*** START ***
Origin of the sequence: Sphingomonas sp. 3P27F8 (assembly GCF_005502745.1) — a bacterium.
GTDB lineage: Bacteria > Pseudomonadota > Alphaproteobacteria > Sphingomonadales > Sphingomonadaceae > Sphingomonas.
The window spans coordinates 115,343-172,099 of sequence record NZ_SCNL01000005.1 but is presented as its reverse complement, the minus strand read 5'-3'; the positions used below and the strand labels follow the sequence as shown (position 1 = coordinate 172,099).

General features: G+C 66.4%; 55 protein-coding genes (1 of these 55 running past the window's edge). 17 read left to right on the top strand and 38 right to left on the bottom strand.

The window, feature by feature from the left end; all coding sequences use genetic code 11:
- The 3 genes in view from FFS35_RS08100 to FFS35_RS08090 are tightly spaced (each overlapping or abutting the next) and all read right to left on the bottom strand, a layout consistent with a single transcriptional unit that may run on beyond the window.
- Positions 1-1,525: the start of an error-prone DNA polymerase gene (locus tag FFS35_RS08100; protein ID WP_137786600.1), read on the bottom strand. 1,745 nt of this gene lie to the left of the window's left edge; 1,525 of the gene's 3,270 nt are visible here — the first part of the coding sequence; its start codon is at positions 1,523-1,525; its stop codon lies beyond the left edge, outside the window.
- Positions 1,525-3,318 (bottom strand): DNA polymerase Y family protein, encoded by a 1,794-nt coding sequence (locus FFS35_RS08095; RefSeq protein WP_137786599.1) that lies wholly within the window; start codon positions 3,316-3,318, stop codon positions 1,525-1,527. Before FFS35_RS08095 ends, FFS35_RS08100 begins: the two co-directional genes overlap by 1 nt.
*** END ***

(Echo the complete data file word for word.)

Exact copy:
Origin of the sequence: Sphingomonas sp. 3P27F8 (assembly GCF_005502745.1) — a bacterium.
GTDB lineage: Bacteria > Pseudomonadota > Alphaproteobacteria > Sphingomonadales > Sphingomonadaceae > Sphingomonas.
The window spans coordinates 115,343-172,099 of sequence record NZ_SCNL01000005.1 but is presented as its reverse complement, the minus strand read 5'-3'; the positions used below and the strand labels follow the sequence as shown (position 1 = coordinate 172,099).

General features: G+C 66.4%; 55 protein-coding genes (1 of these 55 running past the window's edge). 17 read left to right on the top strand and 38 right to left on the bottom strand.

The window, feature by feature from the left end; all coding sequences use genetic code 11:
- The 3 genes in view from FFS35_RS08100 to FFS35_RS08090 are tightly spaced (each overlapping or abutting the next) and all read right to left on the bottom strand, a layout consistent with a single transcriptional unit that may run on beyond the window.
- Positions 1-1,525: the start of an error-prone DNA polymerase gene (locus tag FFS35_RS08100; protein ID WP_137786600.1), read on the bottom strand. 1,745 nt of this gene lie to the left of the window's left edge; 1,525 of the gene's 3,270 nt are visible here — the first part of the coding sequence; its start codon is at positions 1,523-1,525; its stop codon lies beyond the left edge, outside the window.
- Positions 1,525-3,318 (bottom strand): DNA polymerase Y family protein, encoded by a 1,794-nt coding sequence (locus FFS35_RS08095; RefSeq protein WP_137786599.1) that lies wholly within the window; start codon positions 3,316-3,318, stop codon positions 1,525-1,527. Before FFS35_RS08095 ends, FFS35_RS08100 begins: the two co-directional genes overlap by 1 nt.